Nobel laureate V S Naipaul, who died at his home in London on Saturday, was a conflicted person, conflicted about the land of his own and his grandparents’ birth at one level, and between the two and the place he adopted as home for much of his writing career. He seemed not to be at peace with himself and never really embraced fully the cultures and traditions of the countries of his roots and adoption. Yet, he produced the most enchanting literary works of fiction and non-fiction, reflecting his keen eye for human and physical detail and his trenchant criticisms of these societies.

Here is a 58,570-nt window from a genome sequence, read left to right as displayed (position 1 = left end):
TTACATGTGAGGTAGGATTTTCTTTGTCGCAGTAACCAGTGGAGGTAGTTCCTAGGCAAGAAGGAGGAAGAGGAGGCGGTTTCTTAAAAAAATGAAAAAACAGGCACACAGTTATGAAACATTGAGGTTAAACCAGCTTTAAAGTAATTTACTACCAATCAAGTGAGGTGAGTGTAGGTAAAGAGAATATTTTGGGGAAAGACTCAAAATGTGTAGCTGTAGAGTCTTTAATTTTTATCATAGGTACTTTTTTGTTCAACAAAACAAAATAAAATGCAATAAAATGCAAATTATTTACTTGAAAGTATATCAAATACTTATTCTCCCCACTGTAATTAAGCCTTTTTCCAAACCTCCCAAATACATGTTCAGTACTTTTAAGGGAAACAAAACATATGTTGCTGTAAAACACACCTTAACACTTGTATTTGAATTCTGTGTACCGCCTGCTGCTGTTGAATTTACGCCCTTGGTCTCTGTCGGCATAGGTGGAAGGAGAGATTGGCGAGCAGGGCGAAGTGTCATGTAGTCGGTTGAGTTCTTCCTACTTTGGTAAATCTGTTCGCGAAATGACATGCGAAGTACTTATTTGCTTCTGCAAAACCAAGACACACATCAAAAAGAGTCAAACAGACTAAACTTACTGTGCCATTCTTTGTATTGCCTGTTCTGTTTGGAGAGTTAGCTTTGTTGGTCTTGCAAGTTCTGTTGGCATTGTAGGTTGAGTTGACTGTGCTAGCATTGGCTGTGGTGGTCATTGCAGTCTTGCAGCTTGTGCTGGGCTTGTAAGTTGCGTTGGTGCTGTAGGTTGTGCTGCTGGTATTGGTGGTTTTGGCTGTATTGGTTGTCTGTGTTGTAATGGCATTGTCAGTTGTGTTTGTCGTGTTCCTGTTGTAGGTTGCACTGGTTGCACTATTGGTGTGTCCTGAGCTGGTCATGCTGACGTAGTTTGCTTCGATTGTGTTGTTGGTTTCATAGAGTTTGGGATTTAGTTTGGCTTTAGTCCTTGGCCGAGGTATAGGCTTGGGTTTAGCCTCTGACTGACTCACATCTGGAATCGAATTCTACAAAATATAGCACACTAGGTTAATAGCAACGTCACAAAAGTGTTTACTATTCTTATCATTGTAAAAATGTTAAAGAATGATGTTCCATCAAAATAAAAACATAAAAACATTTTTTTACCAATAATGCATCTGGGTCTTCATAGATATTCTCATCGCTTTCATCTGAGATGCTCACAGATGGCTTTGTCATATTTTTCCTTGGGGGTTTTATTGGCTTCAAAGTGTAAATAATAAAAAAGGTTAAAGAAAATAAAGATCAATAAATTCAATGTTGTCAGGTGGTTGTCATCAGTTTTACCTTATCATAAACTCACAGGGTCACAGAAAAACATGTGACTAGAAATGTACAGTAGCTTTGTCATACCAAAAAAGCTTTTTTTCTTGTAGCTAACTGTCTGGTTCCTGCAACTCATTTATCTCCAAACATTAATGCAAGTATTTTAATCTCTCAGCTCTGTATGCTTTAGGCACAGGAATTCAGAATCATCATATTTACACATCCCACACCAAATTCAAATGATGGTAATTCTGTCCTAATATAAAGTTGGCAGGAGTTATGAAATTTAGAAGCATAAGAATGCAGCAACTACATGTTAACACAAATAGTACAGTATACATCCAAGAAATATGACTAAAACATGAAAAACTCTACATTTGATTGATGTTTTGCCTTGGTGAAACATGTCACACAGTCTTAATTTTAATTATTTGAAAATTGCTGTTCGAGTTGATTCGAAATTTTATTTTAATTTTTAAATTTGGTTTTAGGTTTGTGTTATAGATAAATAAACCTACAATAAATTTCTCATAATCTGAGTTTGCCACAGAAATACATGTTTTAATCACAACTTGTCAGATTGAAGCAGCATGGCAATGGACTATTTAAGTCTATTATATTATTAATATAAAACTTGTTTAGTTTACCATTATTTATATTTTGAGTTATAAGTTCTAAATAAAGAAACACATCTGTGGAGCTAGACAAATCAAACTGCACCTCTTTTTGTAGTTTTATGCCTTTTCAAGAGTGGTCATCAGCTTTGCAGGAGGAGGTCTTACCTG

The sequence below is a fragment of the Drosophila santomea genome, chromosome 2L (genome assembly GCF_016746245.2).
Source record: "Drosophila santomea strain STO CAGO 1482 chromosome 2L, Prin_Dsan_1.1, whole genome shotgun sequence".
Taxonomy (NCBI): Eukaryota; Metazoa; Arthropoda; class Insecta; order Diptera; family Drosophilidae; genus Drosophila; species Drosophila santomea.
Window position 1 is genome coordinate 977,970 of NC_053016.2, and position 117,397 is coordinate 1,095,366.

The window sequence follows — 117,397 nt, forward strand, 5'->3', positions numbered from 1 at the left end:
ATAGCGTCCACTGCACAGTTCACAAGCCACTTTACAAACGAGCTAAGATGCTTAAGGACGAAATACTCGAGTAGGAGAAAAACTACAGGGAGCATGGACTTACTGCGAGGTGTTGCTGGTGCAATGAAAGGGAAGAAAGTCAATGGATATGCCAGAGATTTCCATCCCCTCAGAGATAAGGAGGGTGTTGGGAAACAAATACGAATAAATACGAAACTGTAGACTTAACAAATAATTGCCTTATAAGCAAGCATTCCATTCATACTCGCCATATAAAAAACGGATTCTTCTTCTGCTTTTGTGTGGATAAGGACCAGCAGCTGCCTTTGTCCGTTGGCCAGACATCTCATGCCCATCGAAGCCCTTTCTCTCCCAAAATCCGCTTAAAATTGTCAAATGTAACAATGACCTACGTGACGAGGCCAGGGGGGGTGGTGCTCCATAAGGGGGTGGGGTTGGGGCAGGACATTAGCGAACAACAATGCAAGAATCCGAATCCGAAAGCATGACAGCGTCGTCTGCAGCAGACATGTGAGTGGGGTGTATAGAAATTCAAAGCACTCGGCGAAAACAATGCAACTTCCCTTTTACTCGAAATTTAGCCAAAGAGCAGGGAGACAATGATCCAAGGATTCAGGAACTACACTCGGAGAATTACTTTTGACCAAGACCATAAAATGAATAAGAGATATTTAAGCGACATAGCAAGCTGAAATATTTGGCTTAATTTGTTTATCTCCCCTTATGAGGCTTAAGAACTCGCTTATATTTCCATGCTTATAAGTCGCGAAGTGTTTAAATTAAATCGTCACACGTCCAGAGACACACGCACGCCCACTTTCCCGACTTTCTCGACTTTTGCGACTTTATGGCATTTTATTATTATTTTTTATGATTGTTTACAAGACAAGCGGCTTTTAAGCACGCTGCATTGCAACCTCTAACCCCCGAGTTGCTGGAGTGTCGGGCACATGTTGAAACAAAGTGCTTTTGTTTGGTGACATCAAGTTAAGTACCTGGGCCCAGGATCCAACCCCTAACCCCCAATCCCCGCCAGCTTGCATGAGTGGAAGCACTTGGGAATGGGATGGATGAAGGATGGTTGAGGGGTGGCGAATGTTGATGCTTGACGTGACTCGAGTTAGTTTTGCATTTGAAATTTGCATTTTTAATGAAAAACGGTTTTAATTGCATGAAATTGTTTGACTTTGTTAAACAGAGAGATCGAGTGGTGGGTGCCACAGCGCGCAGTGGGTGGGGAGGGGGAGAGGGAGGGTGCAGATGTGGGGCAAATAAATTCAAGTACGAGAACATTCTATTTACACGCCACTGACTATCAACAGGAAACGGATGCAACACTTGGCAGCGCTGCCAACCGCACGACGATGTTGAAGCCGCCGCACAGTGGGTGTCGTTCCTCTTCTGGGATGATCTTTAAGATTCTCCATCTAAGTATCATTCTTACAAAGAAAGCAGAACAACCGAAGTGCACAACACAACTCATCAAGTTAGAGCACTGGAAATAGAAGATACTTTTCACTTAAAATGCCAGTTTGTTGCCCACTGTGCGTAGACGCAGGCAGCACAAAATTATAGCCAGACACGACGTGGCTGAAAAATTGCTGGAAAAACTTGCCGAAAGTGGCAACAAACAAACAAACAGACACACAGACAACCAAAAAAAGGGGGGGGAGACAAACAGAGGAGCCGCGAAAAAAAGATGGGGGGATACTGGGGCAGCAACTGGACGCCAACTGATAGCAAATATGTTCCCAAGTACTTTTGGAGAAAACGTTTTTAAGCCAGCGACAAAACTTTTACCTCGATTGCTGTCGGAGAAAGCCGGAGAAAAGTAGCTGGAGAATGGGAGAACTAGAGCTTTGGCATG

He was particularly harsh on India and Indians, mostly deservedly, though he was harsher on the culture of his native Trinidad. His writing style could not be simpler — short, crisp sentences yet suffused with profound meaning and thought. He seemed to be unhappy with what he saw in India, the backdrop to several of his prized works, though in later years he seemed to have identified himself with the right-wing pro-Mandir aspirations of the majority community. He could be notoriously cantankerous with fellow literary figures but his innate love for the land of his ancestors remained undiminished. Typically, Indians unhesitatingly owned him up as their own, especially after he won the Nobel Prize in Literature in 2001, with the citation correctly sizing up the winner as one who, though, “a literary circumnavigator, (was) only ever really at home in himself, in his inimitable voice.” He died six days short of what would have been his 86th birthday.